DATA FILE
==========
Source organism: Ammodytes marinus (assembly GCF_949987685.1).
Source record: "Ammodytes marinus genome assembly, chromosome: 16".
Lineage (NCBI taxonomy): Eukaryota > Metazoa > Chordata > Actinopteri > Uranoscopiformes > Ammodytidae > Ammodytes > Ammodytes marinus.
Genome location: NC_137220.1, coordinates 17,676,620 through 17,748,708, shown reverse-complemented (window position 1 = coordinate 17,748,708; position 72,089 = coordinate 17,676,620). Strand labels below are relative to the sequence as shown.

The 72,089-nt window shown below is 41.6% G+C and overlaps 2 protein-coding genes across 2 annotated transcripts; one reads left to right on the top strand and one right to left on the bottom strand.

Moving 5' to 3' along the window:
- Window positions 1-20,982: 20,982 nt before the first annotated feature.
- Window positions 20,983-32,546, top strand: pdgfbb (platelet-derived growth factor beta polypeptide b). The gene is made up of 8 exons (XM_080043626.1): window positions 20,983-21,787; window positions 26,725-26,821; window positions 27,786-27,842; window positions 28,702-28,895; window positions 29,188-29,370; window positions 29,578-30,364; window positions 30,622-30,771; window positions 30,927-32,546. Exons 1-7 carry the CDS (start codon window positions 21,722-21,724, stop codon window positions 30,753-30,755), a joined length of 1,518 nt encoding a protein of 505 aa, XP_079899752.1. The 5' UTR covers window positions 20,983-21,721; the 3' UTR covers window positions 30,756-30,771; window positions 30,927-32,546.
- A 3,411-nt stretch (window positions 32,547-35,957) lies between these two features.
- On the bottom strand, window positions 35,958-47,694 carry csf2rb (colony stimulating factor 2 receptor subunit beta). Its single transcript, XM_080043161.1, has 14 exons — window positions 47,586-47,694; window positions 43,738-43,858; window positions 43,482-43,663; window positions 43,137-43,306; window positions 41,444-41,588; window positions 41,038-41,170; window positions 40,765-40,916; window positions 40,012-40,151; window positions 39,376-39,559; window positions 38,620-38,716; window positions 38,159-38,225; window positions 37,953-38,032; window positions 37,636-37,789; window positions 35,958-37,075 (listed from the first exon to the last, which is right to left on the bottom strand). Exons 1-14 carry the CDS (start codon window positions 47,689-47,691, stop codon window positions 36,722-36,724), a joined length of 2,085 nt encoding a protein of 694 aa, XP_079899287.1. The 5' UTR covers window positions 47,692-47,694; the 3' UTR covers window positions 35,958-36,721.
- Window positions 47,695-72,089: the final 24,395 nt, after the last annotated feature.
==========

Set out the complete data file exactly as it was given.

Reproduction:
Source organism: Ammodytes marinus (assembly GCF_949987685.1).
Source record: "Ammodytes marinus genome assembly, chromosome: 16".
Lineage (NCBI taxonomy): Eukaryota > Metazoa > Chordata > Actinopteri > Uranoscopiformes > Ammodytidae > Ammodytes > Ammodytes marinus.
Genome location: NC_137220.1, coordinates 17,676,620 through 17,748,708, shown reverse-complemented (window position 1 = coordinate 17,748,708; position 72,089 = coordinate 17,676,620). Strand labels below are relative to the sequence as shown.

The 72,089-nt window shown below is 41.6% G+C and overlaps 2 protein-coding genes across 2 annotated transcripts; one reads left to right on the top strand and one right to left on the bottom strand.

Moving 5' to 3' along the window:
- Window positions 1-20,982: 20,982 nt before the first annotated feature.
- Window positions 20,983-32,546, top strand: pdgfbb (platelet-derived growth factor beta polypeptide b). The gene is made up of 8 exons (XM_080043626.1): window positions 20,983-21,787; window positions 26,725-26,821; window positions 27,786-27,842; window positions 28,702-28,895; window positions 29,188-29,370; window positions 29,578-30,364; window positions 30,622-30,771; window positions 30,927-32,546. Exons 1-7 carry the CDS (start codon window positions 21,722-21,724, stop codon window positions 30,753-30,755), a joined length of 1,518 nt encoding a protein of 505 aa, XP_079899752.1. The 5' UTR covers window positions 20,983-21,721; the 3' UTR covers window positions 30,756-30,771; window positions 30,927-32,546.
- A 3,411-nt stretch (window positions 32,547-35,957) lies between these two features.
- On the bottom strand, window positions 35,958-47,694 carry csf2rb (colony stimulating factor 2 receptor subunit beta). Its single transcript, XM_080043161.1, has 14 exons — window positions 47,586-47,694; window positions 43,738-43,858; window positions 43,482-43,663; window positions 43,137-43,306; window positions 41,444-41,588; window positions 41,038-41,170; window positions 40,765-40,916; window positions 40,012-40,151; window positions 39,376-39,559; window positions 38,620-38,716; window positions 38,159-38,225; window positions 37,953-38,032; window positions 37,636-37,789; window positions 35,958-37,075 (listed from the first exon to the last, which is right to left on the bottom strand). Exons 1-14 carry the CDS (start codon window positions 47,689-47,691, stop codon window positions 36,722-36,724), a joined length of 2,085 nt encoding a protein of 694 aa, XP_079899287.1. The 5' UTR covers window positions 47,692-47,694; the 3' UTR covers window positions 35,958-36,721.
- Window positions 47,695-72,089: the final 24,395 nt, after the last annotated feature.